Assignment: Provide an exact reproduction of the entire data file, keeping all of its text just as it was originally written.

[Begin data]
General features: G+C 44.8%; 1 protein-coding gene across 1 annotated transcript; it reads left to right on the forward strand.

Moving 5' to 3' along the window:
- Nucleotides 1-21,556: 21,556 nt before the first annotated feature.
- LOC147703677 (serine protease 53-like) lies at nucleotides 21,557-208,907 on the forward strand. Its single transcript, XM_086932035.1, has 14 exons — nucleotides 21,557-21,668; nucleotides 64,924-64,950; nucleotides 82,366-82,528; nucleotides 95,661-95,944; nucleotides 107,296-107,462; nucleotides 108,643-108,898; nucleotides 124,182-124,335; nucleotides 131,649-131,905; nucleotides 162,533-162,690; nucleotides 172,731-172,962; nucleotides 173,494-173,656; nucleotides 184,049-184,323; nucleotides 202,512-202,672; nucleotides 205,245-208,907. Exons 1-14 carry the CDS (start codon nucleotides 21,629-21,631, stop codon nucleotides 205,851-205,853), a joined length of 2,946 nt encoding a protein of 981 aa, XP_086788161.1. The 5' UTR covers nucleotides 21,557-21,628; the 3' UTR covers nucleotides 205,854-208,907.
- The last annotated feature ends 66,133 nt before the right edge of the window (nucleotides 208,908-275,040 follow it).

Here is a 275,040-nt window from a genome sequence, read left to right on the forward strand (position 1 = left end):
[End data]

General features: G+C 44.8%; 1 protein-coding gene across 1 annotated transcript; it reads left to right on the forward strand.

Moving 5' to 3' along the window:
- Nucleotides 1-21,556: 21,556 nt before the first annotated feature.
- LOC147703677 (serine protease 53-like) lies at nucleotides 21,557-208,907 on the forward strand. Its single transcript, XM_086932035.1, has 14 exons — nucleotides 21,557-21,668; nucleotides 64,924-64,950; nucleotides 82,366-82,528; nucleotides 95,661-95,944; nucleotides 107,296-107,462; nucleotides 108,643-108,898; nucleotides 124,182-124,335; nucleotides 131,649-131,905; nucleotides 162,533-162,690; nucleotides 172,731-172,962; nucleotides 173,494-173,656; nucleotides 184,049-184,323; nucleotides 202,512-202,672; nucleotides 205,245-208,907. Exons 1-14 carry the CDS (start codon nucleotides 21,629-21,631, stop codon nucleotides 205,851-205,853), a joined length of 2,946 nt encoding a protein of 981 aa, XP_086788161.1. The 5' UTR covers nucleotides 21,557-21,628; the 3' UTR covers nucleotides 205,854-208,907.
- The last annotated feature ends 66,133 nt before the right edge of the window (nucleotides 208,908-275,040 follow it).

Here is a 275,040-nt window from a genome sequence, read left to right on the forward strand (position 1 = left end):